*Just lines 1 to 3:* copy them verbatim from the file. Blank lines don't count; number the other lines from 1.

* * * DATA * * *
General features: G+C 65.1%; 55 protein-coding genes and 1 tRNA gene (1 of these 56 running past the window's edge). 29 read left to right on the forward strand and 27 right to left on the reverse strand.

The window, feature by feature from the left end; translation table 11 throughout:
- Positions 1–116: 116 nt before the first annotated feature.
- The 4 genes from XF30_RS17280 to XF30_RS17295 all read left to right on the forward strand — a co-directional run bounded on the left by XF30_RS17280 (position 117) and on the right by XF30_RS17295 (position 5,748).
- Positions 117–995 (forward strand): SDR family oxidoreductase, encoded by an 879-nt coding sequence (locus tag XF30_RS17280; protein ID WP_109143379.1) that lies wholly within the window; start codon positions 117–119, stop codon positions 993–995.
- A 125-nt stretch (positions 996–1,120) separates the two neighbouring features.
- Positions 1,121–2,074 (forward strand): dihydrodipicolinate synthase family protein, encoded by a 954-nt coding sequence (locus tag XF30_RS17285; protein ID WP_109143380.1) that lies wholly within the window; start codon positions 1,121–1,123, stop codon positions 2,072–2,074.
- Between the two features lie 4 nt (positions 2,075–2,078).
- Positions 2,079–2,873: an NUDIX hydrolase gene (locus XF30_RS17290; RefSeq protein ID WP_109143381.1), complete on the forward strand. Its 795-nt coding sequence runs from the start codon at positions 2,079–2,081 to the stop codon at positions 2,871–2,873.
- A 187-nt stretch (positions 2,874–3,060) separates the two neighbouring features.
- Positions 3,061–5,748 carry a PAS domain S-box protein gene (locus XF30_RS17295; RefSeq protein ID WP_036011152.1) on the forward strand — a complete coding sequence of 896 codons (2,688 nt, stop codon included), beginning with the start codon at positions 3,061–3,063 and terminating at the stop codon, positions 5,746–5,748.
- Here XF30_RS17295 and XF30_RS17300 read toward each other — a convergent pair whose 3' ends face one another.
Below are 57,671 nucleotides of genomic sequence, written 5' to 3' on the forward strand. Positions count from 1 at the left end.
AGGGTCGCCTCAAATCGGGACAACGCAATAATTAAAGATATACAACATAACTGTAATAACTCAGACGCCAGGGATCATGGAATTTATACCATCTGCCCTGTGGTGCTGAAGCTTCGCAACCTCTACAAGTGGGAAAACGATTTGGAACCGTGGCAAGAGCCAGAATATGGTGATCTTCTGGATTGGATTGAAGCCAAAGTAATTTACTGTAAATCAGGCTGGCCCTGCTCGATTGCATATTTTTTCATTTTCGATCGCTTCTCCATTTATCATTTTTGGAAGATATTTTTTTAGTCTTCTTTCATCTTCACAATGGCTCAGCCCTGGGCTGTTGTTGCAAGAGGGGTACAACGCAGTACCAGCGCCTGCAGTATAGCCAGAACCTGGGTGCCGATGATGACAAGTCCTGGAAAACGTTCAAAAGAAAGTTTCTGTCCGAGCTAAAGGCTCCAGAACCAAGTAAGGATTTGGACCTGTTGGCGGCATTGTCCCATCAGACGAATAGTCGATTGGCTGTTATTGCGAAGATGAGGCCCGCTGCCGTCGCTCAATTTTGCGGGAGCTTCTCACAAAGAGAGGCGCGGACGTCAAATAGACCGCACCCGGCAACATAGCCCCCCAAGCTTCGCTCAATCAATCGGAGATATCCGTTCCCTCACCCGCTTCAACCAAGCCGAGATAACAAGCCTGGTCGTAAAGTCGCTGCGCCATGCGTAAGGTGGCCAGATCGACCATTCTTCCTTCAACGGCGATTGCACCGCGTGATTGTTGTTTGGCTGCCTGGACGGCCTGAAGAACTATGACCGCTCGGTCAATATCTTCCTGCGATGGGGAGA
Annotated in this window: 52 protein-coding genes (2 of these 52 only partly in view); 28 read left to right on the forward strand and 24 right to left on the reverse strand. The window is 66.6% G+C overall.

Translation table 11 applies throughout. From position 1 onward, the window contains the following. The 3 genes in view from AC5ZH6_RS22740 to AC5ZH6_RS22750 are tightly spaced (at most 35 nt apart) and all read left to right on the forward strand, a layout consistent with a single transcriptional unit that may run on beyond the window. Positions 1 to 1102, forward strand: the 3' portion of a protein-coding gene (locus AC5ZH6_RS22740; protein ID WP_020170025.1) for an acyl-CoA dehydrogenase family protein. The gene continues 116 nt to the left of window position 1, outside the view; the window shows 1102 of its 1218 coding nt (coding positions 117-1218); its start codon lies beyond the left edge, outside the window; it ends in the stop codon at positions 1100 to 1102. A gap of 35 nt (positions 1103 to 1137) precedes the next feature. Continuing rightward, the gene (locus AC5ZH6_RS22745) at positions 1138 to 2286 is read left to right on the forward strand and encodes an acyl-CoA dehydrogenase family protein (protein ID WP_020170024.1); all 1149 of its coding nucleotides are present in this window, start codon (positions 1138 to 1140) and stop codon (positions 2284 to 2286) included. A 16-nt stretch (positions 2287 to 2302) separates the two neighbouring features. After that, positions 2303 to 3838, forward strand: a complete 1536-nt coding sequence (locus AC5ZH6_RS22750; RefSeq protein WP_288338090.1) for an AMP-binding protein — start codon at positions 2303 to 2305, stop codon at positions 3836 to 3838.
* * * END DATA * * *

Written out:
General features: G+C 65.1%; 55 protein-coding genes and 1 tRNA gene (1 of these 56 running past the window's edge). 29 read left to right on the forward strand and 27 right to left on the reverse strand.

The window, feature by feature from the left end; translation table 11 throughout:
- Positions 1–116: 116 nt before the first annotated feature.